I remember my senior year of high school, I was looking around at different schools and there was nothing super specific about Tech that drew me in, but I liked the location (two hours from home), and I had heard that it was a really good school. A lot of my friends told me it was too expensive and too hard, which made me want to go here even more.
I’m president of the Michigan Tech Women’s Rugby Club and I’m a third-year exercise science major minoring in psychology. Before I came to Michigan Tech, I participated in cross country and track, both for about seven or eight years. But at Tech, I wanted to expand my viewpoint on different sports and join a club team. I first heard about the rugby club through the Orientation Week packet given to incoming students. The team was putting on their annual cookout. Once I was able to meet the team, I instantly fell in love with the people on the team and how welcoming they were. I have officially been on the team for two years and have loved every minute of it.
Our team began in 2012 with only a small handful of girls. We would play games with Northern Michigan University’s women’s team. Once the club grew, we became part of the Great Waters Women’s Rugby Conference in 2016. We vary to having between 12 to 20 girls on our team and are always looking for more. Last year we had about 18 girls when we went down to NashBash, a rugby tournament in Nashville, bringing rugby teams from around the country.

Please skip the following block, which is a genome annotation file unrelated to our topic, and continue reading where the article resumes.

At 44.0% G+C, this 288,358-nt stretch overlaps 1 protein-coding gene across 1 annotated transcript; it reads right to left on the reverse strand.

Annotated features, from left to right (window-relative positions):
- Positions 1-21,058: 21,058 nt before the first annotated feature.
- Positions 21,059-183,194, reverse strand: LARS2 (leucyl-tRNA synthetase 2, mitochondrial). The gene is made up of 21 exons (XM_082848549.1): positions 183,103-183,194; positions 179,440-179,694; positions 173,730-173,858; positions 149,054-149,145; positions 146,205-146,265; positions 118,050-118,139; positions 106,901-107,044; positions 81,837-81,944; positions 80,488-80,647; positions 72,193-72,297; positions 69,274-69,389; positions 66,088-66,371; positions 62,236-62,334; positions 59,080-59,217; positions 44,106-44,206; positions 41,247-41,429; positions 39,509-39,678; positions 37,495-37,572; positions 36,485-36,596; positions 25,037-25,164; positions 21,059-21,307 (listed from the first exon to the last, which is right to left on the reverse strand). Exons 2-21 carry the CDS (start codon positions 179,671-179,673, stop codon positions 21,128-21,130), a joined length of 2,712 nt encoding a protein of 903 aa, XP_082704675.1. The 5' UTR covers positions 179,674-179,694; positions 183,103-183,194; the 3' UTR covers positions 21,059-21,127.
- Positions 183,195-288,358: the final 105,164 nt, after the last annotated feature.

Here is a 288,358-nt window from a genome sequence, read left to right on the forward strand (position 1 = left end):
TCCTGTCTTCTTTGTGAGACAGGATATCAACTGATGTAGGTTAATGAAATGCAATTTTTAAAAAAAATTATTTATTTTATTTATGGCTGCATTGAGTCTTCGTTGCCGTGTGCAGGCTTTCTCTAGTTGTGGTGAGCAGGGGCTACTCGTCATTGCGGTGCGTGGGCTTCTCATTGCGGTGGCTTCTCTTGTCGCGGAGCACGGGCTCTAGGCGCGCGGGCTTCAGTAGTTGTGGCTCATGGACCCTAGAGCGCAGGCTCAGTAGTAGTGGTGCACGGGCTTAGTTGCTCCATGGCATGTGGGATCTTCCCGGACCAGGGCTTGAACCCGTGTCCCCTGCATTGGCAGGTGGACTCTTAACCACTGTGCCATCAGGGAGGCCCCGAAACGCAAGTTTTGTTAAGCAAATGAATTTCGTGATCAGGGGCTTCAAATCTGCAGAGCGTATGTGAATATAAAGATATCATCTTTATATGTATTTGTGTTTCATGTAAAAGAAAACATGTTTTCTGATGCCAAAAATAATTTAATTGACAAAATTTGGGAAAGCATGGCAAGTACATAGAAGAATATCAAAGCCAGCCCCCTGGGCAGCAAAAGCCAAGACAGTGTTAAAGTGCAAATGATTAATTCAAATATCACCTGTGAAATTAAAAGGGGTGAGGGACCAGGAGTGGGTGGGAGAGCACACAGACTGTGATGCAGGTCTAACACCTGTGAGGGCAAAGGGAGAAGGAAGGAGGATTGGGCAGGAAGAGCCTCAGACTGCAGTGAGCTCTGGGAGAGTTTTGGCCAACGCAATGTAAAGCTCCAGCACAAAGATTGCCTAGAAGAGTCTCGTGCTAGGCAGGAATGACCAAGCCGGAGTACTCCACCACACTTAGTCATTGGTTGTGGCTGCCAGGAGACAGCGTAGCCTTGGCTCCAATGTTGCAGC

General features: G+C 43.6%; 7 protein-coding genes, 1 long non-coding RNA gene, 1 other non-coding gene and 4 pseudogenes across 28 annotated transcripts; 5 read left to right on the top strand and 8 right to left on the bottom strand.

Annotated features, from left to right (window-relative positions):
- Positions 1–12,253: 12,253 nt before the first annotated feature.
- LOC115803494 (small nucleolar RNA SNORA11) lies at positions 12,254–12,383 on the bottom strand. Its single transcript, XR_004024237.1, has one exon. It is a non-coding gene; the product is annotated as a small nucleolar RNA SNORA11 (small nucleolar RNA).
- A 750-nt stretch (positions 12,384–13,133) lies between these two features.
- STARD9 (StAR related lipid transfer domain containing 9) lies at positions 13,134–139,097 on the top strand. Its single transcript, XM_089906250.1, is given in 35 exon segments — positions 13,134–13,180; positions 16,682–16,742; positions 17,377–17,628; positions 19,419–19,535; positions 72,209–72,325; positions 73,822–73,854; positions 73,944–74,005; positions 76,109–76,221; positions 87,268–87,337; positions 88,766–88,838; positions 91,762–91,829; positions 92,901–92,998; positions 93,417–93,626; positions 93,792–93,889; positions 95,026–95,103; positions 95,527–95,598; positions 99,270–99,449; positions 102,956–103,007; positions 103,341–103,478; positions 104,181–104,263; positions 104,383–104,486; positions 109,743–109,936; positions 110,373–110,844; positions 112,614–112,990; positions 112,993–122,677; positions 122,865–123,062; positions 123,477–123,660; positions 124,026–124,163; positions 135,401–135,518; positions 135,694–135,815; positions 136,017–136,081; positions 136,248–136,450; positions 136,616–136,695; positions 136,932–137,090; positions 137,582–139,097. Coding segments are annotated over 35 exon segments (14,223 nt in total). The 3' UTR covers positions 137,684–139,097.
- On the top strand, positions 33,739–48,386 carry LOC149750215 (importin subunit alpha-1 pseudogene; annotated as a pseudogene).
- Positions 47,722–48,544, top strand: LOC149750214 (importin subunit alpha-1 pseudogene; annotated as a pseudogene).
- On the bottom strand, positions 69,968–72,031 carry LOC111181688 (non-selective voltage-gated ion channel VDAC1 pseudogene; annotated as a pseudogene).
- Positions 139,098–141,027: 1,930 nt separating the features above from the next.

Our biggest season is in the fall, which is when we compete against teams in our conference—Northern, and University of Wisconsin Eau Claire, LaCross, Platteville, and Stout. During both our fall and spring seasons, we practice two times a week for a total of about four hours each week. Outside of practices, our team continues to keep the family atmosphere by having team dinners before games and hanging out with each other as much as we can.
If I hadn’t joined the rugby team here at Tech, I don’t know where I would be, and I know many of the other girls would say the same thing. We all would be lost without this wonderful sport.
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I chose Michigan Tech because it is close to home—I’m from Ishpeming—and the Air Force ROTC program offered something other schools didn’t. I like being close to my mom and five sisters. I came in knowing I wanted to do Air Force ROTC because I have a lot of service members in my family and I want to do something I care about. Right now I’m kind of in the dark about where I’ll go after I graduate and commission into the Air Force. It’s exciting I guess. It’s hard to say if I’ll be career (military); career is typically 20 (years), but I’m 22, so I can’t really fathom that right now. I have a four-year commitment and I’ll see what happens after that.